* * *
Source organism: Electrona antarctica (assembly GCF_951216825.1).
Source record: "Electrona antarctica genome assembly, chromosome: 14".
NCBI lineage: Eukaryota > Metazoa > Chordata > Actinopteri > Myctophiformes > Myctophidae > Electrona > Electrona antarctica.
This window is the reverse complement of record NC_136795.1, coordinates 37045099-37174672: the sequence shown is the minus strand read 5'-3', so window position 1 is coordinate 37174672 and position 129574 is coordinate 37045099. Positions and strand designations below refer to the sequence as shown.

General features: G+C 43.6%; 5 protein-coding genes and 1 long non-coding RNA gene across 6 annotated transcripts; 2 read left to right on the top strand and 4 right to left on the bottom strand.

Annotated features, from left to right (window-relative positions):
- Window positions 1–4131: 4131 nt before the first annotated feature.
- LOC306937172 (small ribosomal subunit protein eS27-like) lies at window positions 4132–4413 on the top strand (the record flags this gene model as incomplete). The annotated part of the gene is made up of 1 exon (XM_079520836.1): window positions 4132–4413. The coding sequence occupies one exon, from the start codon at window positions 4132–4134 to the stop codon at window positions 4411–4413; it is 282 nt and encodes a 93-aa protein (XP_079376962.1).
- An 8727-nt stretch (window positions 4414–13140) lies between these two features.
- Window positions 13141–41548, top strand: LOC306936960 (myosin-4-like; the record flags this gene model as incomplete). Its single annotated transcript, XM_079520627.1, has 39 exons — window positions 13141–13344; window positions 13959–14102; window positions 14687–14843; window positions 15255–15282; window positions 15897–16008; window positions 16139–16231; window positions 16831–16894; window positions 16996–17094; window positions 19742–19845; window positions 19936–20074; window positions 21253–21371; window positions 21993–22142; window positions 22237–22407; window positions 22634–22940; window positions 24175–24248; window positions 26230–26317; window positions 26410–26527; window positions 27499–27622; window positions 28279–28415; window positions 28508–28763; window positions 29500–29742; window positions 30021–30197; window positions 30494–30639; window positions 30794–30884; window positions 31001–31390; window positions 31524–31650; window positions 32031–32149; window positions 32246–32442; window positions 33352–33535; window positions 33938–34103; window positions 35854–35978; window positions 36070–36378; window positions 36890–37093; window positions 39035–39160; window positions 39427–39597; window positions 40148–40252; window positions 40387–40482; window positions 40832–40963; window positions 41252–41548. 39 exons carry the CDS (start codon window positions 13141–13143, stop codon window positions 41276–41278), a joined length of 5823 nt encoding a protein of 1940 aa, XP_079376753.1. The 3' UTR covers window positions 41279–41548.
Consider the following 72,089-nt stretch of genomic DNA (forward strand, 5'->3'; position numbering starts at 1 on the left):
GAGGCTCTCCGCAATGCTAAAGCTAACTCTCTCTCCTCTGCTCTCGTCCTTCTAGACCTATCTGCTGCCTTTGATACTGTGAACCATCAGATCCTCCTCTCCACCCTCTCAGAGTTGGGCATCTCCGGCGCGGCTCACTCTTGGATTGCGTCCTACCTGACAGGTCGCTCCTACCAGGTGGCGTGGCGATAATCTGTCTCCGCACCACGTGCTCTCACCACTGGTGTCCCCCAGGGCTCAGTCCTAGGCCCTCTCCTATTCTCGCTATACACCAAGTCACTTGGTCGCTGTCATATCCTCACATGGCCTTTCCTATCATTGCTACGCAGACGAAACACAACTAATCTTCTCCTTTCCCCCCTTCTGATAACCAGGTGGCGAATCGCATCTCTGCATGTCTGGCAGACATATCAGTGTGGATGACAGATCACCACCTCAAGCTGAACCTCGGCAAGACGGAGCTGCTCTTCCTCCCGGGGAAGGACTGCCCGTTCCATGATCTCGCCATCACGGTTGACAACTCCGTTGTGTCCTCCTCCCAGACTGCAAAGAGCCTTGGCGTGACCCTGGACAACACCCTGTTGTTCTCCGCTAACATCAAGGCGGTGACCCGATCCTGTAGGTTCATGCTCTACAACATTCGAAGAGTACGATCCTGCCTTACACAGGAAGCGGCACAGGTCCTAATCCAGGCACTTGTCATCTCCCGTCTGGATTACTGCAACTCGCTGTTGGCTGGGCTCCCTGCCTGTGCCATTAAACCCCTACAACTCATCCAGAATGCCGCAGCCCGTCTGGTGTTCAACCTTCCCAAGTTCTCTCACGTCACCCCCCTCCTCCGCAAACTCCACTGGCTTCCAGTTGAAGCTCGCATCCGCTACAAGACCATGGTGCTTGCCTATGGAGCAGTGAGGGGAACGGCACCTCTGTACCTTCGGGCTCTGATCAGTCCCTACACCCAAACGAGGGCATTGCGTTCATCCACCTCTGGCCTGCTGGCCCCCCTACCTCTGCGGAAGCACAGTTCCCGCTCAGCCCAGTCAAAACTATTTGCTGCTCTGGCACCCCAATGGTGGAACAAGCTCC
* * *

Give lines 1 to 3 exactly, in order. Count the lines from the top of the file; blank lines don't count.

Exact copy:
Source organism: Electrona antarctica (assembly GCF_951216825.1).
Source record: "Electrona antarctica genome assembly, chromosome: 14".
NCBI lineage: Eukaryota > Metazoa > Chordata > Actinopteri > Myctophiformes > Myctophidae > Electrona > Electrona antarctica.